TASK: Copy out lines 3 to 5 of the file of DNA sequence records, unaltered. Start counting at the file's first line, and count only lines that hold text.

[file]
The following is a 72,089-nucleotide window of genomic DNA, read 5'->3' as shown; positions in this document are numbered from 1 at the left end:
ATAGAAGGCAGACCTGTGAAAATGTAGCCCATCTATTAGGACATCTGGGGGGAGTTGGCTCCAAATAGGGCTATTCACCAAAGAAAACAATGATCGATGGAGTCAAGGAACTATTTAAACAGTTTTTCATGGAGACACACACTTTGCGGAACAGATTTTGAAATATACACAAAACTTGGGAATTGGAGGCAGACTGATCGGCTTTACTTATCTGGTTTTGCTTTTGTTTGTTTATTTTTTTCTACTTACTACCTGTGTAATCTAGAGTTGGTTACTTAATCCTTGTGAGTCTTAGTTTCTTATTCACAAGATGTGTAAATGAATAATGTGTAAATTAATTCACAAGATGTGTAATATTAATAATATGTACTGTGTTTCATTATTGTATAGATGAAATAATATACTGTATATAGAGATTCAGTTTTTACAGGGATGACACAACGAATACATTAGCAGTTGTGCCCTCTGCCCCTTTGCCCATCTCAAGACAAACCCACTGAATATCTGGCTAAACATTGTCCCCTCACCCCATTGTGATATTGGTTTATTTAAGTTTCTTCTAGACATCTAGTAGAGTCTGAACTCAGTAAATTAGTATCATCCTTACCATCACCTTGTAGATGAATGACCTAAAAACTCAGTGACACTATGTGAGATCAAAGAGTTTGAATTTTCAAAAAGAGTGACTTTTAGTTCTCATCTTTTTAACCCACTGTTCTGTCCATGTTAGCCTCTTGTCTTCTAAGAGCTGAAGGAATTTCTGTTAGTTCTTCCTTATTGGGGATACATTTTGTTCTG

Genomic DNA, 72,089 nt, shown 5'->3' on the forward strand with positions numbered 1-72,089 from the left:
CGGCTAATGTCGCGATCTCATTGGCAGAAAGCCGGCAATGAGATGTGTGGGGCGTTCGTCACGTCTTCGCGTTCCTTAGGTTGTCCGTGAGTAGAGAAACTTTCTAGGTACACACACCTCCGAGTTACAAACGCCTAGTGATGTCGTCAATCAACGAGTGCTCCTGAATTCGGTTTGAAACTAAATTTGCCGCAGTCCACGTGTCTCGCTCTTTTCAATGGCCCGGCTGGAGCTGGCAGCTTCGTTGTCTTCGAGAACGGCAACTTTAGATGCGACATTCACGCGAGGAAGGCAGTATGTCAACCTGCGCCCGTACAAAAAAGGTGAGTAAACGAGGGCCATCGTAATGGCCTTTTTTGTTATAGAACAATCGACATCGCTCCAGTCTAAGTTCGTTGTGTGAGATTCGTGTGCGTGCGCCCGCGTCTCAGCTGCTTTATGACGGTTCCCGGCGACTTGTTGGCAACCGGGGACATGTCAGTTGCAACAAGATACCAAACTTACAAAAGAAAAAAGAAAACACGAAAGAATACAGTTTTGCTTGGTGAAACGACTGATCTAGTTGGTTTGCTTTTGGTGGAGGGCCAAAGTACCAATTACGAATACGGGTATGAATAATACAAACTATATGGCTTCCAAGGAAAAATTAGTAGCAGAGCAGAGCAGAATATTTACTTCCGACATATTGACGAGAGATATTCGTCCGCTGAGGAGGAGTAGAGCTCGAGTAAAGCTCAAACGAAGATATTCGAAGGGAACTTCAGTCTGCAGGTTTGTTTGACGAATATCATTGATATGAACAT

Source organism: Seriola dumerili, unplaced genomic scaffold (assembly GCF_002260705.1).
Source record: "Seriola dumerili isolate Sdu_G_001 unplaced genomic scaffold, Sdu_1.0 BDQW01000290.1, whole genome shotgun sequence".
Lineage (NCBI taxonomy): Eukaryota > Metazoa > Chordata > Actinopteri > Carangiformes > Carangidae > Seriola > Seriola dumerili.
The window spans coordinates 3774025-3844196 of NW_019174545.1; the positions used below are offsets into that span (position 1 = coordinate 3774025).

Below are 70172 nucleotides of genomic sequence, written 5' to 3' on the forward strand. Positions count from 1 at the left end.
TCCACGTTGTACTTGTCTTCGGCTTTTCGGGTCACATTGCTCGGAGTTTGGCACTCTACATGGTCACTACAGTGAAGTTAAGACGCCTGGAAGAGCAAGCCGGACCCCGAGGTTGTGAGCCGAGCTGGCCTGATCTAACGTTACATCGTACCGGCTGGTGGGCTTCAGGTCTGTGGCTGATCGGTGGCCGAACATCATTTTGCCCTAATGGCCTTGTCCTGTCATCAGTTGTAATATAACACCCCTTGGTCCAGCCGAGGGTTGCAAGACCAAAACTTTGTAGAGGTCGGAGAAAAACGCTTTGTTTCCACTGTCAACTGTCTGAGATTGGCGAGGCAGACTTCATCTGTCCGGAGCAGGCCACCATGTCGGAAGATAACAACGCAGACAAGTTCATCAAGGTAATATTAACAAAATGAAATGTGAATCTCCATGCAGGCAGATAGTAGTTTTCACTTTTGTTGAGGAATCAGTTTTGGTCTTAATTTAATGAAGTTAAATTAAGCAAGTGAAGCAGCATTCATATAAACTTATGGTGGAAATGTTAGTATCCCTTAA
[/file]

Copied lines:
Genomic DNA, 72,089 nt, shown 5'->3' on the forward strand with positions numbered 1-72,089 from the left:
CGGCTAATGTCGCGATCTCATTGGCAGAAAGCCGGCAATGAGATGTGTGGGGCGTTCGTCACGTCTTCGCGTTCCTTAGGTTGTCCGTGAGTAGAGAAACTTTCTAGGTACACACACCTCCGAGTTACAAACGCCTAGTGATGTCGTCAATCAACGAGTGCTCCTGAATTCGGTTTGAAACTAAATTTGCCGCAGTCCACGTGTCTCGCTCTTTTCAATGGCCCGGCTGGAGCTGGCAGCTTCGTTGTCTTCGAGAACGGCAACTTTAGATGCGACATTCACGCGAGGAAGGCAGTATGTCAACCTGCGCCCGTACAAAAAAGGTGAGTAAACGAGGGCCATCGTAATGGCCTTTTTTGTTATAGAACAATCGACATCGCTCCAGTCTAAGTTCGTTGTGTGAGATTCGTGTGCGTGCGCCCGCGTCTCAGCTGCTTTATGACGGTTCCCGGCGACTTGTTGGCAACCGGGGACATGTCAGTTGCAACAAGATACCAAACTTACAAAAGAAAAAAGAAAACACGAAAGAATACAGTTTTGCTTGGTGAAACGACTGATCTAGTTGGTTTGCTTTTGGTGGAGGGCCAAAGTACCAATTACGAATACGGGTATGAATAATACAAACTATATGGCTTCCAAGGAAAAATTAGTAGCAGAGCAGAGCAGAATATTTACTTCCGACATATTGACGAGAGATATTCGTCCGCTGAGGAGGAGTAGAGCTCGAGTAAAGCTCAAACGAAGATATTCGAAGGGAACTTCAGTCTGCAGGTTTGTTTGACGAATATCATTGATATGAACAT

Source organism: Seriola dumerili, unplaced genomic scaffold (assembly GCF_002260705.1).